When the Every Student Succeeds Act was enacted, speculation swirled that states might use it as a launching pad to use measures of students’ social and emotional competencies to determine whether their schools are successful.
Nearly two years later, not a single state’s plan to comply with the federal education law—and its broader vision for judging school performance—calls for inclusion of such measures in its school accountability system.
That raises some new questions: Did backers of social-emotional learning miss a chance to encourage wider adoption of its strategies? Or did they avoid the concerns and pitfalls that would have come with attaching it to high-stakes accountability?
Schools that adopt social-emotional learning seek to nurture students’ development in areas like self-management and responsible decisionmaking alongside traditional academics. Doing so helps to deepen students’ learning experiences and prepares them for interpersonal situations they will later face in the workplace, educators say.
As the U.S. Department of Education works to approve state’s ESSA plans, some of social-emotional learning’s biggest boosters are expressing relief that states are steering clear of trying to measure such personal skills for accountability.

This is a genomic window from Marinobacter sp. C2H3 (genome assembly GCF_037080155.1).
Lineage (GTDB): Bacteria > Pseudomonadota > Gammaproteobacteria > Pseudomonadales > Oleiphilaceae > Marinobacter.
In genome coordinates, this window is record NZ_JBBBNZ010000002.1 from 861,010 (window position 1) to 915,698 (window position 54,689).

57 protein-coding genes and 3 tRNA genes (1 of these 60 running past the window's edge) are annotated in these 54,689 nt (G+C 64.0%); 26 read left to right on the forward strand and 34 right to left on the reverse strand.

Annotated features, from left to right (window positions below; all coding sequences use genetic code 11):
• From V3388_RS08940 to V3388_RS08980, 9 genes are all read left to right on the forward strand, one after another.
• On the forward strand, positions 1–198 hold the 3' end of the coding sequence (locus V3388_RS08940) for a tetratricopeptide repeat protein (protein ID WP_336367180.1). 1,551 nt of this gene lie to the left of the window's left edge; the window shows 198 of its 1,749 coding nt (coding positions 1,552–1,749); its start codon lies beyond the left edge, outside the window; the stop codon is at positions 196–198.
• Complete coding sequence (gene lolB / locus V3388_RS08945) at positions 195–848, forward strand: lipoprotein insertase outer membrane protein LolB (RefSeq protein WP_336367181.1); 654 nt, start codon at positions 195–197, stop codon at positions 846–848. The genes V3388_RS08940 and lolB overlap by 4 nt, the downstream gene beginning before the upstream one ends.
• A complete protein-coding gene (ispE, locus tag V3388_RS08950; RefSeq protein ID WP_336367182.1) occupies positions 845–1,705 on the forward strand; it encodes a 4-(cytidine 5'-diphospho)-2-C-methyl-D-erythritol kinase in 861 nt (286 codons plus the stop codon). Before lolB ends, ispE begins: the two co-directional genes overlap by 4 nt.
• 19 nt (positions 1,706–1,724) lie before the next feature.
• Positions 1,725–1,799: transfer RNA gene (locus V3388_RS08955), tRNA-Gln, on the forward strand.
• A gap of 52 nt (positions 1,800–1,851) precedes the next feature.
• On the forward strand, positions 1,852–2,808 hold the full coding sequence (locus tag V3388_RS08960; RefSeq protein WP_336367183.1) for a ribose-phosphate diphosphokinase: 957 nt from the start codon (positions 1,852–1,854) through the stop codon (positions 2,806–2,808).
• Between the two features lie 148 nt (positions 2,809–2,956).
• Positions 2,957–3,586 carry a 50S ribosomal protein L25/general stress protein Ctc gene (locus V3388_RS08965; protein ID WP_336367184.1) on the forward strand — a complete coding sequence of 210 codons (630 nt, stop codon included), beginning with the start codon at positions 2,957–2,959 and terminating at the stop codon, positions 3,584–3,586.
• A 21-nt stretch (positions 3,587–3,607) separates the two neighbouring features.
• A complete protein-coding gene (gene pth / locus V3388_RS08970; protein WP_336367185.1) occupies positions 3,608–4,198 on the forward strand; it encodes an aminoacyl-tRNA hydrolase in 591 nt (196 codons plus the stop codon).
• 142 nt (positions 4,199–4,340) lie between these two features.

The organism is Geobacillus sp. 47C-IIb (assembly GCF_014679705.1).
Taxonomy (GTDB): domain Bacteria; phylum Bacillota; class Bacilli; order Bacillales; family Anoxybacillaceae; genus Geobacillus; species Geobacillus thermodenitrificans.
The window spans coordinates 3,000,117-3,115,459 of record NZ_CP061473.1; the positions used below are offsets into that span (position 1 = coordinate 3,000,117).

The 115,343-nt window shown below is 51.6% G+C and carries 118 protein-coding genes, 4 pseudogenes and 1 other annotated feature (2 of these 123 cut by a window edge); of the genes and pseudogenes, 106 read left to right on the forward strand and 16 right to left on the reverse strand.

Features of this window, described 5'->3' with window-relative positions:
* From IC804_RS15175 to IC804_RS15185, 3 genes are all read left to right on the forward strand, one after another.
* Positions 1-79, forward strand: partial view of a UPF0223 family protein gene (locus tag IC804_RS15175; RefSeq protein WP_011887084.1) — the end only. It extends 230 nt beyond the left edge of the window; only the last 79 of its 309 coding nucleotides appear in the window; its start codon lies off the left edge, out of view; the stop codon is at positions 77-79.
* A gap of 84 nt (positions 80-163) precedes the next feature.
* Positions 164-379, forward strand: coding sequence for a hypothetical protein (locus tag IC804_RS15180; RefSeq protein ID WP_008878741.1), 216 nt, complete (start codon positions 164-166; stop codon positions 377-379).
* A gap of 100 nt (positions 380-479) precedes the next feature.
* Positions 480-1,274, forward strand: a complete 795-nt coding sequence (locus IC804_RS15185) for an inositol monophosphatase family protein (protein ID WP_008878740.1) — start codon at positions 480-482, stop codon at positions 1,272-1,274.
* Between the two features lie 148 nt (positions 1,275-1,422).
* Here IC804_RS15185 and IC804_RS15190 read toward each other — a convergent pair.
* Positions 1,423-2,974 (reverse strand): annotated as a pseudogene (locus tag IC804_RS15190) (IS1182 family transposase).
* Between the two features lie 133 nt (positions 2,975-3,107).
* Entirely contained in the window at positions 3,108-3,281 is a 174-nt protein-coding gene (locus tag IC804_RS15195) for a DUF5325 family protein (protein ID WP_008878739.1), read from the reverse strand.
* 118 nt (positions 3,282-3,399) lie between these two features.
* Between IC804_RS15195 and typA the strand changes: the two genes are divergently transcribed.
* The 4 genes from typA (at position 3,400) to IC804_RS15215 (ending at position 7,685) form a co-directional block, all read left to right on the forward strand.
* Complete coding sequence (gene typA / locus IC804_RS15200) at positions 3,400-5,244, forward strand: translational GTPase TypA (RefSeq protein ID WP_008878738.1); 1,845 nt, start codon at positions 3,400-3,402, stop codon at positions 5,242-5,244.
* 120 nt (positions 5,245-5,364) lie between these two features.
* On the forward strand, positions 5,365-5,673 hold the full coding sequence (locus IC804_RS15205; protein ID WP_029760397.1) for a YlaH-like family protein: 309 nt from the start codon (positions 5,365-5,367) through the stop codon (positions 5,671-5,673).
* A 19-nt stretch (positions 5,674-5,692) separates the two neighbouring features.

Existing measures of social and emotional development, which largely rely on students’ responses to surveys about their own character traits, are not sophisticated and consistent enough to be used for such purposes, they have long argued.
“There is a groundswell of recognition that the academic, social, and emotional development of children are intertwined in all experiences of learning,” said Tim Shriver, the co-founder of the Collaborative for Academic, Social, and Emotional Learning, or CASEL. “I think that’s booming… Someone might say, ‘Why aren’t you holding states accountable for teaching it?’ The answer to that is we are not ready for it yet.”
At the same time, several of ESSA’s other provisions will serve as incentives for schools to consider “the whole child” as they comply with the law, said Shriver, who is also the co-chair of the Aspen Institute’s Commission on Social Emotional and Academic Development.
Broad Latitude for States
In addition to traditional measures of success like student test scores, ESSA requires states to use at least one additional “indicator of school quality or student success,” such as measures of student engagement or access to advanced coursework.
The law gave states broad latitude in which factors they selected, requiring that those measures allow for “meaningful differentiation in school performance” and are “valid, reliable, comparable, and statewide.”